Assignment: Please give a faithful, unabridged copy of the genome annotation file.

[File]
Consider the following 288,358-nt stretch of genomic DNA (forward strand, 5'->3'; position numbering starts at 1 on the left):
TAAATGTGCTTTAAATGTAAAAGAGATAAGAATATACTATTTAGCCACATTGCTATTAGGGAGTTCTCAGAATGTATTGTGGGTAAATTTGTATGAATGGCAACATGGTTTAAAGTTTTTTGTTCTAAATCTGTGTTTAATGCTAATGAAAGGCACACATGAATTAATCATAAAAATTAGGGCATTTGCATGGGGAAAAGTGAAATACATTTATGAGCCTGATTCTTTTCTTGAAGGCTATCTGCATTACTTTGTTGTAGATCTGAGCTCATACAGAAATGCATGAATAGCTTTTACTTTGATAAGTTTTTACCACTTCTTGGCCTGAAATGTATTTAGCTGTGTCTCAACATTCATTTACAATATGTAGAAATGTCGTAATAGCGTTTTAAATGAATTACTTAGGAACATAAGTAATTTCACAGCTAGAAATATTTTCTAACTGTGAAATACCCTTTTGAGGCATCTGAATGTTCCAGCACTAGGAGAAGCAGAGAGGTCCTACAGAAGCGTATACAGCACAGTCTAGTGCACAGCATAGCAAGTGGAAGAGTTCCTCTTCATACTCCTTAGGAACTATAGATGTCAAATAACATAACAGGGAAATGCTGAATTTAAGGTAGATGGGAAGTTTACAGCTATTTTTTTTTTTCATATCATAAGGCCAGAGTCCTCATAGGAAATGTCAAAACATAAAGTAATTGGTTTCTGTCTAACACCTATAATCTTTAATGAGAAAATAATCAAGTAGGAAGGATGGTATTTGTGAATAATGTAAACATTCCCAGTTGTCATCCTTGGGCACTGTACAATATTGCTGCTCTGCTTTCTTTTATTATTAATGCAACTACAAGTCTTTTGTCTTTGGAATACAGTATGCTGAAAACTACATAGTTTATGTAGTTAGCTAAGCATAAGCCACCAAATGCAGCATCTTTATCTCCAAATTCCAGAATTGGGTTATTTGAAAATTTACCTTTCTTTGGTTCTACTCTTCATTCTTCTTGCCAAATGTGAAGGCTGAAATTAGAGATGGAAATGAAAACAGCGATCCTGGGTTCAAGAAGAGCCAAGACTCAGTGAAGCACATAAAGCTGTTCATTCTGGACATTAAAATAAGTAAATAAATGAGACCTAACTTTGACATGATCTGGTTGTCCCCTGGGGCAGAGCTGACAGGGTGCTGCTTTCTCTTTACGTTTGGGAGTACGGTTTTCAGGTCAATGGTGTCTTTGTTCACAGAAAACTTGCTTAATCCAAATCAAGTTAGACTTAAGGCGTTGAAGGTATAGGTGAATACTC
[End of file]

Consider the following 288,358-nt stretch of genomic DNA (forward strand, 5'->3'; position numbering starts at 1 on the left):
TAAATGTGCTTTAAATGTAAAAGAGATAAGAATATACTATTTAGCCACATTGCTATTAGGGAGTTCTCAGAATGTATTGTGGGTAAATTTGTATGAATGGCAACATGGTTTAAAGTTTTTTGTTCTAAATCTGTGTTTAATGCTAATGAAAGGCACACATGAATTAATCATAAAAATTAGGGCATTTGCATGGGGAAAAGTGAAATACATTTATGAGCCTGATTCTTTTCTTGAAGGCTATCTGCATTACTTTGTTGTAGATCTGAGCTCATACAGAAATGCATGAATAGCTTTTACTTTGATAAGTTTTTACCACTTCTTGGCCTGAAATGTATTTAGCTGTGTCTCAACATTCATTTACAATATGTAGAAATGTCGTAATAGCGTTTTAAATGAATTACTTAGGAACATAAGTAATTTCACAGCTAGAAATATTTTCTAACTGTGAAATACCCTTTTGAGGCATCTGAATGTTCCAGCACTAGGAGAAGCAGAGAGGTCCTACAGAAGCGTATACAGCACAGTCTAGTGCACAGCATAGCAAGTGGAAGAGTTCCTCTTCATACTCCTTAGGAACTATAGATGTCAAATAACATAACAGGGAAATGCTGAATTTAAGGTAGATGGGAAGTTTACAGCTATTTTTTTTTTTCATATCATAAGGCCAGAGTCCTCATAGGAAATGTCAAAACATAAAGTAATTGGTTTCTGTCTAACACCTATAATCTTTAATGAGAAAATAATCAAGTAGGAAGGATGGTATTTGTGAATAATGTAAACATTCCCAGTTGTCATCCTTGGGCACTGTACAATATTGCTGCTCTGCTTTCTTTTATTATTAATGCAACTACAAGTCTTTTGTCTTTGGAATACAGTATGCTGAAAACTACATAGTTTATGTAGTTAGCTAAGCATAAGCCACCAAATGCAGCATCTTTATCTCCAAATTCCAGAATTGGGTTATTTGAAAATTTACCTTTCTTTGGTTCTACTCTTCATTCTTCTTGCCAAATGTGAAGGCTGAAATTAGAGATGGAAATGAAAACAGCGATCCTGGGTTCAAGAAGAGCCAAGACTCAGTGAAGCACATAAAGCTGTTCATTCTGGACATTAAAATAAGTAAATAAATGAGACCTAACTTTGACATGATCTGGTTGTCCCCTGGGGCAGAGCTGACAGGGTGCTGCTTTCTCTTTACGTTTGGGAGTACGGTTTTCAGGTCAATGGTGTCTTTGTTCACAGAAAACTTGCTTAATCCAAATCAAGTTAGACTTAAGGCGTTGAAGGTATAGGTGAATACTC